Catherine Conway, the founder of Unpackaged, speaking about the Refill Coalition, said the current challenge that lots of retailers and brands are facing now is all of these trials are really small, single-store, single-brand and they can’t scale. Meaning they can’t build a business case. 'But this is where we absolutely 100% need supportive regulation. That means that the whole industry can move forward towards reuse…Nobody wins if only one player moves in the market.'

Cliffe continued, 'We’ve got a wide suite of materials, now we need to translate them into stuff that can be bought by brands as simply as they can buy the current petrochemical versions available.'

Issues remain about compostables, he said. 'We’re really hopeful that the Compostable Coalition project is generating data that suggests how these materials could be collected, how these materials could be compatible with the available technology and future potential technologies in the UK.'

Amanda Padfield, Chief Technical Development and Innovation Officer at SUEZ Recycling and Recovery UK, reflected on the new plastic alternatives on the market. 'But unfortunately, at the moment, in the short term, some of those, such as the compostable packaging, is just ending up in the residue, it can’t be dealt with...Similarly, some of the alternatives that have been put forward, some of the composites are really difficult to recycle. And sometimes it’s more difficult than the original materials.'

Steve Morgan notes a positive, 'What’s recycled in the UK has traditionally been about 60% [with 40%] exported…, but that’s flipped now in the last year or two. So actually more is recycled in the UK than has been exported'.

He noted, however, the 30% recycled content requirement for the Plastic Packaging Tax means 430,000t recycling capacity is needed to meet that target. The reprocessing throughput at 288,000t 'is quite a way short. And of course, if we are actually to handle the material in the UK itself, without exporting it, we are quite a way off'.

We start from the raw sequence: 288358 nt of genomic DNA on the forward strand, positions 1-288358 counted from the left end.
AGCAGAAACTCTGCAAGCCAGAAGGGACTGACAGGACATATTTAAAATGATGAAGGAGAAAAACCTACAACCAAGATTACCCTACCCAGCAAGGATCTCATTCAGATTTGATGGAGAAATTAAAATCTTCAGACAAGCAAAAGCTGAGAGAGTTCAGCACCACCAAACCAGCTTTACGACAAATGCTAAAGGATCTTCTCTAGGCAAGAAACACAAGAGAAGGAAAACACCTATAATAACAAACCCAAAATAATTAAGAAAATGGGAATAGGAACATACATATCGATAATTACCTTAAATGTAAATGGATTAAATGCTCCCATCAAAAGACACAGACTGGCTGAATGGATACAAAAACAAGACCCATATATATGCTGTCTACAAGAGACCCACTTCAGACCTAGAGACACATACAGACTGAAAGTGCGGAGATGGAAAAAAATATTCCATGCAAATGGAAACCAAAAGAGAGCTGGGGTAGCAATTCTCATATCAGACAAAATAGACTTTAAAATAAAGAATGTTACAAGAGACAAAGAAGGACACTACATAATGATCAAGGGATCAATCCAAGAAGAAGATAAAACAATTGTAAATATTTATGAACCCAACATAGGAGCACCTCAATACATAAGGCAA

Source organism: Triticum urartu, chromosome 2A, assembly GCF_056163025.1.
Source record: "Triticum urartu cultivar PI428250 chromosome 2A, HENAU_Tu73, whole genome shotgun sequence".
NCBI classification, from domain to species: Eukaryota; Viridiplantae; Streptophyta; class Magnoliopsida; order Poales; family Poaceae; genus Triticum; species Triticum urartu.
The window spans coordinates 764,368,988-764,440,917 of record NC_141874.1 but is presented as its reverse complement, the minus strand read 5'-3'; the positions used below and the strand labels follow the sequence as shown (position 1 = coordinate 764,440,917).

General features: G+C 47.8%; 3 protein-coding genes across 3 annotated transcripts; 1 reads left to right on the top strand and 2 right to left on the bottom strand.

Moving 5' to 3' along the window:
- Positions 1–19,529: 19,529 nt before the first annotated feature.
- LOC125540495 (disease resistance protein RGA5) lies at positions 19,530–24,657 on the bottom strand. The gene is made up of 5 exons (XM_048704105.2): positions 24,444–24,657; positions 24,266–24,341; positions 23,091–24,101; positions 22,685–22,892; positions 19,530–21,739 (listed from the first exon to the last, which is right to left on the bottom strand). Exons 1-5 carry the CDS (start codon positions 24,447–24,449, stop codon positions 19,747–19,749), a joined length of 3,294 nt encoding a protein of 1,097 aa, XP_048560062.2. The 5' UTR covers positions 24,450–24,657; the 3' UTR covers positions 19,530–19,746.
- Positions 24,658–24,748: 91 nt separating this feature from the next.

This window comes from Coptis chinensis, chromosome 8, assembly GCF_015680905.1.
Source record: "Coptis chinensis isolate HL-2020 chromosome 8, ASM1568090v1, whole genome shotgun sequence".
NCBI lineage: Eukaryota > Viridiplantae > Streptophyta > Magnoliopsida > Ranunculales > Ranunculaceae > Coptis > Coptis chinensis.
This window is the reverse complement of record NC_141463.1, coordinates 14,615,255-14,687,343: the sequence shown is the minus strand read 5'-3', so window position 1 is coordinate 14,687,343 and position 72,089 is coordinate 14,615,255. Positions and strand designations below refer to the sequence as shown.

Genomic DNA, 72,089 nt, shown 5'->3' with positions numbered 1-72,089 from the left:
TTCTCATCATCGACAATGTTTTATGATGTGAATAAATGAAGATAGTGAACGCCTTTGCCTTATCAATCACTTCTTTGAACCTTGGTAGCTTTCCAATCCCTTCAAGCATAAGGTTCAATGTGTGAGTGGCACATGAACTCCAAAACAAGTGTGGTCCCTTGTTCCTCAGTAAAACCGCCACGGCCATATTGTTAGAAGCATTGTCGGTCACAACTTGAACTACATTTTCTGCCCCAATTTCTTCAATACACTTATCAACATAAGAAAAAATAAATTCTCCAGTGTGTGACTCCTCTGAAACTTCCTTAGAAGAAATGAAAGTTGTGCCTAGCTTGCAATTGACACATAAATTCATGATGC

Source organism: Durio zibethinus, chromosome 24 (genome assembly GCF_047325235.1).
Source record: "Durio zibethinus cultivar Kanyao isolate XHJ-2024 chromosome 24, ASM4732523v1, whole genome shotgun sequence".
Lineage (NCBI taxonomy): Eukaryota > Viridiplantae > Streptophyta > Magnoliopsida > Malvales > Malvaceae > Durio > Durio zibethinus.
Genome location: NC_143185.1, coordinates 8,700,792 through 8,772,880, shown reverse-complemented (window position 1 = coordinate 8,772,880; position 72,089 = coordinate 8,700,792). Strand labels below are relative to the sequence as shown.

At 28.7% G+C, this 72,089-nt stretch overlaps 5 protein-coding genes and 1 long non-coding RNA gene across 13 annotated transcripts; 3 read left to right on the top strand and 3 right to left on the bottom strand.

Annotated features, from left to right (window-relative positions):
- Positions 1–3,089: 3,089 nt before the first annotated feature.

Gareth Morton, Ecosurety, added, 'Artificial Intelligence is getting cleverer and cleverer in the sorting industry. But it will be a challenge, no doubt about it.'

Golden noted the lack of consistent waste collections across the UK, England, or even regions. Something he sees as a big hurdle. 

Morton, meanwhile, commented on the HMRC’s role in potentially enabling chemical recycling as important.

Professor Rachel Rothman, Academic Lead for Sustainability at the University of Sheffield, UK, continued the discussion around infrastructure constaints, 'We should be recycling mechanically everything we can. That requires investment, we do not have enough infrastructure in the UK to do as much mechanical recycling as we will ultimately need to do.' 

She noted chemical recycling is great for plastics that cannot be mechanically recycled, but 'we don’t have the infrastructure, there’s not enough understanding about how it will fit into the system at the minute and some work needs to be done'.

Golden was clear, 'DEFRA should be having an urgent rethink of what the Deposit Return Scheme [for drinks containers] looks like to try and work out the possibilities of going back and bringing reuse as part of it'.

His closing thoughts were, 'If you are aiming to get money out of such a system, you will lose…If you see it as something we do for our environment…and our children to have a better world, then that’s the right set-up.'